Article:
By Bob Rich
“He was one of that class of rovers you sometimes meet at sea, who never reveal their origin, never allude to home, and go rambling over the world as if pursued by some mysterious fate they cannot possibly elude.” – Herman Melville, “Typee”
“Believe it or not, in my day hardly anybody had a license, including me. In our salvage company, we were often sub-contracted to do research work. I was running a 169-foot research vessel doing navy work in the Tongue of the Ocean and one of the scientists came on the bridge and asked why my license wasn’t posted. I said, “It’s right here in my wallet” and I showed him my driver’s license. He said, “How can you get away with that?” My reply was simple: “I’mpart owner and she is research vessel registry.”
That was a long time ago and the rules have changed a bit since then …”
– Don Patton in an address to the Society of Naval Architects and Marine Engineers.
When asked how a 20-year-old kid just arrived in Miami with nothing but some sailing and hockey skills parlayed that pittance into a life of sailing the finest yachts on all the seas, brokering, salvaging, operating research vessels, and finally settling into surveying and consulting on the largest yachts in the world, his soft-spoken reply: “Just being in the right place at the right time.”
Don Patton arrived in Miami on 1946 with fellow Connecticutian, Ernie Gann. Gann’s celebrated sense of novelty and adventure may have rubbed off on Don — or maybe it was the other way around. It was through Gann that Bogie offered Don the captain’s berth on the Santana, a job he passed up for a chance with a 1902 Buzzard’s Bay 30 because “it was a better boat and easier owner.”
Now, seven decades into a career, he is still deep in the business, working on super megayacht projects, and traveling the seas. Don has sailed all the Earth’s oceans, and brokered, surveyed, and worked on some of the most notable yachts of all time, including the restoration of the Nahlin, the grand yacht where Edward and Wallace once partied hard.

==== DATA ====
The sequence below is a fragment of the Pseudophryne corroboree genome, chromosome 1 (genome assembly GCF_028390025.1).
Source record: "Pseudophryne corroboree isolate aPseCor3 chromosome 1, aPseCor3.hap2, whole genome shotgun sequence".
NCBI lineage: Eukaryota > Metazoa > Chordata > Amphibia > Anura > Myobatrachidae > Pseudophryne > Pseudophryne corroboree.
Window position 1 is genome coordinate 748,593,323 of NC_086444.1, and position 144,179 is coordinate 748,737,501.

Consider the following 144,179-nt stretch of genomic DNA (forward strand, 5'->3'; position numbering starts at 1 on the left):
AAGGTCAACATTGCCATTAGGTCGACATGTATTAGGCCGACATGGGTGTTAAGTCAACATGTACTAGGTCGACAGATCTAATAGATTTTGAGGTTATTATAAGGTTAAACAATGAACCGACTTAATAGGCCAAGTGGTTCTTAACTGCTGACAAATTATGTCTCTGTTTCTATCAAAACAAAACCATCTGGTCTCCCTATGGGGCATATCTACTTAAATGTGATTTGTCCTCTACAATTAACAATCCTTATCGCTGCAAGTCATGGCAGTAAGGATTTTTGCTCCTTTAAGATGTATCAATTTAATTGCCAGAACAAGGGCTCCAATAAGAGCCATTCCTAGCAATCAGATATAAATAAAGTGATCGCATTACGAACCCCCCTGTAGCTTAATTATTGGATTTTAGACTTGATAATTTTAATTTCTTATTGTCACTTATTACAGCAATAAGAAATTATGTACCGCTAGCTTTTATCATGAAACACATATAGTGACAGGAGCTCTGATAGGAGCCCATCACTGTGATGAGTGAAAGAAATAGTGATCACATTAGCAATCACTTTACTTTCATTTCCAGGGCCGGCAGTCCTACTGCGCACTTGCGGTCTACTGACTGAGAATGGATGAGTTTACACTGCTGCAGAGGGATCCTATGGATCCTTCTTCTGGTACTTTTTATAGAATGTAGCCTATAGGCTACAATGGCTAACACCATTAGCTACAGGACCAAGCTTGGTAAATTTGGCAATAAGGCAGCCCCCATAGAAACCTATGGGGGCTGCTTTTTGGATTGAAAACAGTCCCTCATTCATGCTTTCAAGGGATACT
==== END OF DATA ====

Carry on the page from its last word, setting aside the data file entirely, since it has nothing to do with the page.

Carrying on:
In 1978, taking some time from the yacht and ship brokerage he shared with Paul Amend on South River Drive, Don went to Australia and delivered back to the Miami River for finishing at Martin’s Point the 70-foot, 6,000-mile-range expedition yacht Tintinajo.
One of Don Patton’s passions is maritime history, and his shaded office in Coconut Grove is a library and gallery of notable boats, especially yachts. It’s as close to a maritime museum we have here in Miami. Hung with paintings, models and classic paraphernalia, it includes works by locals Joe Selby, James Flood, Capt. Freddie Anderson, and many more, as well as a library of books, catalogs, charts and photos.
Paul and Don moved up and down the River with their various ventures – and you never know what you’re going to find.
“Back in the ‘70s, I had an option on 300 feet of riverfront property from the railroad bridge on to the east,” he remembered. “There were a few buildings on it, and in one Paul and I moved our brokerage office. The property supposedly belonged to a Jewish Las Vegas mob bunch. When we went to move to the bigger office to the west, on the day we went to move, the main guy’s carcass — said to be a bolita kingpin — had unfortunately been found in the middle of our new office. It was still marked on the carpeted floor. Big fellow. Police say he went nearly 300 pounds and took five shots to the back of his head. They also said that he was a hit man himself and usually did his own hit work. Once in a while, we would find some headless chickens at the front of the building. My son Jim found a pistol stashed behind a panel by the front door. Wild times in Miami.”
He has regularly crewed all these later years in the St. Barts Yacht Regattas and Antique Yacht Regattas in Europe. Calls himself an antique. But here in 2015, he just transited the Straits of Magellan (this time as a passenger).
Bob Rich, son of the founder of Rich Marine in Miami, is writing a book about the characters and boats of the Miami River. Mr. Patton was helping him in his research by sharing his experiences and memories. This is a draft of his chapter about Mr. Patton.
Click to read more about Mr. Patton’s life.